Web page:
Structuring research methods and data (ROs)

One of the main challenges for research lies in the computer-assisted integrative study of large and increasingly complex combinations of data. The preservation of the materials and methods of such computational experiments with clear annotations is essential for understanding an experiment, and this is increasingly recognized in the bioinformatics and astronomy community. Our assumption is that offering means of digital, structured aggregation and annotation of the objects of an experiment will provide necessary meta-data for a scientist to understand and recreate the results of an experiment. To support this we explored a model for the semantic description of a workflow-centric Research Object (RO), where an RO is defined as a resource that aggregates other resources, e.g., datasets, software, spreadsheets, text, etc. We have applied the workflow-centric RO model to bioinformatics and astronomy case studies. In Hettne et al 2014, three workflows were produced following defined Best Practices for workflow design.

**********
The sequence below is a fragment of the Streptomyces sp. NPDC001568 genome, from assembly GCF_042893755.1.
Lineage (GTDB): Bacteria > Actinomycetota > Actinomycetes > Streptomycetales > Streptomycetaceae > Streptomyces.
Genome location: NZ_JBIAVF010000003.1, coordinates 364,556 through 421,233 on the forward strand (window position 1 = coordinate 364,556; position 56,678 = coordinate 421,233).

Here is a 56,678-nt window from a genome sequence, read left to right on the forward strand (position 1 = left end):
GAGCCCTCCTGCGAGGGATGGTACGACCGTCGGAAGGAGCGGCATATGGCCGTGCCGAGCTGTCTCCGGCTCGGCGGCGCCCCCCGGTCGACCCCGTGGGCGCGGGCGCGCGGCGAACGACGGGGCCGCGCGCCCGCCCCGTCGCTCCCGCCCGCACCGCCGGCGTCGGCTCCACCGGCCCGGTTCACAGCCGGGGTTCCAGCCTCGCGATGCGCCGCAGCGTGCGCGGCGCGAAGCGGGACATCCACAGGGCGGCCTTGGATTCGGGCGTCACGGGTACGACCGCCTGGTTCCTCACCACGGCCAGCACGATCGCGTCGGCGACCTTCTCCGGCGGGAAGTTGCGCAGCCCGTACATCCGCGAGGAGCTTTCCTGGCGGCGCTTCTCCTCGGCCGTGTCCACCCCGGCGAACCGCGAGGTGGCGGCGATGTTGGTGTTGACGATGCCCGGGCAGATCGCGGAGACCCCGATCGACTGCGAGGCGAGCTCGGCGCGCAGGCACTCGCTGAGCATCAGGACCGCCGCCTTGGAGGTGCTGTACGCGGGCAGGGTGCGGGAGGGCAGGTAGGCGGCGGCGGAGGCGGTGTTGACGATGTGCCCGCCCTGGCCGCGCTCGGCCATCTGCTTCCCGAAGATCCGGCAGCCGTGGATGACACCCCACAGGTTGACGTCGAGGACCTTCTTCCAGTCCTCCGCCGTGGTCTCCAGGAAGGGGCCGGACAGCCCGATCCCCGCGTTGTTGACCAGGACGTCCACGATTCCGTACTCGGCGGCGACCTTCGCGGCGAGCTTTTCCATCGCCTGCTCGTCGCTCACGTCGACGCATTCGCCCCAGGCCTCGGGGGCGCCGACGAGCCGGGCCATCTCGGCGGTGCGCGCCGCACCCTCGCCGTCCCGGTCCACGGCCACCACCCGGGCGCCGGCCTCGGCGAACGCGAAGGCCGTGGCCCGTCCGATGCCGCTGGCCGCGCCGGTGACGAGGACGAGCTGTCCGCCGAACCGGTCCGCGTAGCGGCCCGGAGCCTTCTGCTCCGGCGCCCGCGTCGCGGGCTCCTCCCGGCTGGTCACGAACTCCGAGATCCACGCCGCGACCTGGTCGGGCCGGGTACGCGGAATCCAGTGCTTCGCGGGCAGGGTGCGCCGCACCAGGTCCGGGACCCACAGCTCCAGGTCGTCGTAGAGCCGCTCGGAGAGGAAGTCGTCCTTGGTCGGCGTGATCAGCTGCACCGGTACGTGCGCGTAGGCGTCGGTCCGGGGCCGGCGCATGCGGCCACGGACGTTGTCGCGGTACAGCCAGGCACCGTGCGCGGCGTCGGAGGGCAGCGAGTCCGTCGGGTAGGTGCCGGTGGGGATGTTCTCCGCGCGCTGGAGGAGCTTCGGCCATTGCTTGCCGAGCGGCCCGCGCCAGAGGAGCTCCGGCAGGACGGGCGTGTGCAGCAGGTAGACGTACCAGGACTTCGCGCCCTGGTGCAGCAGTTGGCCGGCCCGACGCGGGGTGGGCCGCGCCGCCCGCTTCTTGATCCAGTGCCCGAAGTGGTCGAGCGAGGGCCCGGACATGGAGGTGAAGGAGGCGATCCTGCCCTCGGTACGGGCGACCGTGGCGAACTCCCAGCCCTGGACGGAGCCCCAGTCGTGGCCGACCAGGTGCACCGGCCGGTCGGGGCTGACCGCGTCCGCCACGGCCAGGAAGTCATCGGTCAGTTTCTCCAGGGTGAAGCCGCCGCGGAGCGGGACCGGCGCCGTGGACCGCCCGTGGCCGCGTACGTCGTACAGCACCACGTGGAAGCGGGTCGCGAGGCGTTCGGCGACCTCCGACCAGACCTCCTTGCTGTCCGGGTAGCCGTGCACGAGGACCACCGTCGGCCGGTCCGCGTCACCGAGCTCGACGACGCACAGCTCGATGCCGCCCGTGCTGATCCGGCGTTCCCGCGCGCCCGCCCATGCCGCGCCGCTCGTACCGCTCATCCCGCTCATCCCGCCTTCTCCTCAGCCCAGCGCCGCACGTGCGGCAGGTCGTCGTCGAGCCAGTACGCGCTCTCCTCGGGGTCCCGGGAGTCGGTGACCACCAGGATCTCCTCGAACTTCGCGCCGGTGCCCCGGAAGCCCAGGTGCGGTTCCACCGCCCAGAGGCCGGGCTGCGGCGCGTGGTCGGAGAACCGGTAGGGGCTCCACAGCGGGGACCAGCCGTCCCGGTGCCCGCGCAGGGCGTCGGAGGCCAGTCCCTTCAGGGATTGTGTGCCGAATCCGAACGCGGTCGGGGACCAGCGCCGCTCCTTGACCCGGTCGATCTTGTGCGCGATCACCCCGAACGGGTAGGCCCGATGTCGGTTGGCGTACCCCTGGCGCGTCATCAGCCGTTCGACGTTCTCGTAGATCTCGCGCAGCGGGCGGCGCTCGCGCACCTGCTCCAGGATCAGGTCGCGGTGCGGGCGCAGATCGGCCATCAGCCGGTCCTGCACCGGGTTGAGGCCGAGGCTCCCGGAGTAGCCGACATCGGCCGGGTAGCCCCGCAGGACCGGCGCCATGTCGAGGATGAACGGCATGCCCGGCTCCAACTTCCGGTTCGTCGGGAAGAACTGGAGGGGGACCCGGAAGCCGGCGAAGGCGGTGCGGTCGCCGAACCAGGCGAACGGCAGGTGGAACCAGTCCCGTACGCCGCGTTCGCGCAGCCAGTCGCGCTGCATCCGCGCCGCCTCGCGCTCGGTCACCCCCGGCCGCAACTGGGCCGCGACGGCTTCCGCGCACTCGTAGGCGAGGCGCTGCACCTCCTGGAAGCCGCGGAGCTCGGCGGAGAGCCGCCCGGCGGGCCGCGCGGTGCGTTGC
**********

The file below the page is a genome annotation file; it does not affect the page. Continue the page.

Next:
We applied this model to a case study where we analysed human metabolite variation by workflows. By modelling the experiment as an RO, we were able to automatically query the experiment and answer questions such as “which particular data was input to a particular workflow to test a particular hypothesis?”, and “which particular conclusions were drawn from a particular workflow?”.

Applying a workflow-centric RO model to aggregate and annotate the resources used in a bioinformatics experiment, allowed us to retrieve the conclusions of the experiment in the context of the driving hypothesis, the executed workflows and their input data. The RO model is an extendable reference model that can be used by other systems as well.

Fig. 1 Screenshot showing a SPARQL query and its results. Query to obtain a reference to the data that was used as input to our workflows and the conclusions that we drew from evaluating the workflow results.